Seth Roberts on Personal Science

February 7, 2011

In the IEEE Spectrum, Paul McFedries, the author of Word Spy, writes about new words generated by new kinds of science made possible by cheap computing.

Perhaps the biggest data set of all is the collection of actions, choices, and preferences that each person performs throughout the day, which is called his or her data exhaust. Using such data for scientific purposes is called citizen science. This is noisy data in that most of it is irrelevant or even misleading, but there are ways to cull signal.

That’s not my understanding of what citizen science means. I’ve seen it used when non-scientists (”citizens”) help professional scientists. The Wikipedia definition is

projects or ongoing program of scientific work in which individual volunteers or networks of volunteers, many of whom may have no specific scientific training, perform or manage research-related tasks such as observation, measurement or computation

Bird-watching, for example.

My self-experimentation is not citizen science. I am not doing it to help a professional scientist nor as part of a project. I do it to help myself — in contrast to professional science, which is a job. Almost all self-experimentation by professional scientists and doctors has been done as part of their job.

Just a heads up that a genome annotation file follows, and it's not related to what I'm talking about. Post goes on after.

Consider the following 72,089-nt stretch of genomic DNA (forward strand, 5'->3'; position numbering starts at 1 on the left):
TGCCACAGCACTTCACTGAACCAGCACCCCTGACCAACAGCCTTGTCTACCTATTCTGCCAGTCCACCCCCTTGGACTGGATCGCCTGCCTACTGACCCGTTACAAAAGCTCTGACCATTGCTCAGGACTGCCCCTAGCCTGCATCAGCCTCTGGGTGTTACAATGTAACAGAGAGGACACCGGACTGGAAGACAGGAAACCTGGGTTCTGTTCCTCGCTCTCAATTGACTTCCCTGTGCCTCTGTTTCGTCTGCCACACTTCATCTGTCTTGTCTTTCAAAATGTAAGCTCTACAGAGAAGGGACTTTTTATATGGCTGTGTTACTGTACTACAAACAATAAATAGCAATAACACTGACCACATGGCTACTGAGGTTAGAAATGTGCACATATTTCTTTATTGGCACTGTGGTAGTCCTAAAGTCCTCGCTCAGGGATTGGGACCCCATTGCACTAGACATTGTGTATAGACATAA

So let me coin a term that describes what I do: personal science. Science done to help the person doing it.

I believe personal science will grow enormously, for several reasons:

1. Lower cost. The necessary equipment, such as software, costs less and less. I use R, which is free.

2. Greater income. People can afford more stuff.

3. More leisure time.

4. More is known. The more you know, the more effective your research will be. The more you know the better your choice of treatment, experimental design, and measurement and the better your data analysis.

5. More access to what is known. For example, Dennis Mangan discovered via the internet that niacin had cured restless leg syndrome.

6. Professional scientists unable to solve problems. They are crippled by career considerations, poor training, the need to get another grant, desire to show off (projects are too large and too expensive), and a Veblenian dislike of being useful. As a result, problems that professionals can’t solve are solved by amateurs. The best-known example is the invention of blood-glucose self-monitoring by Richard Bernstein, who was not a doctor when he invented it.

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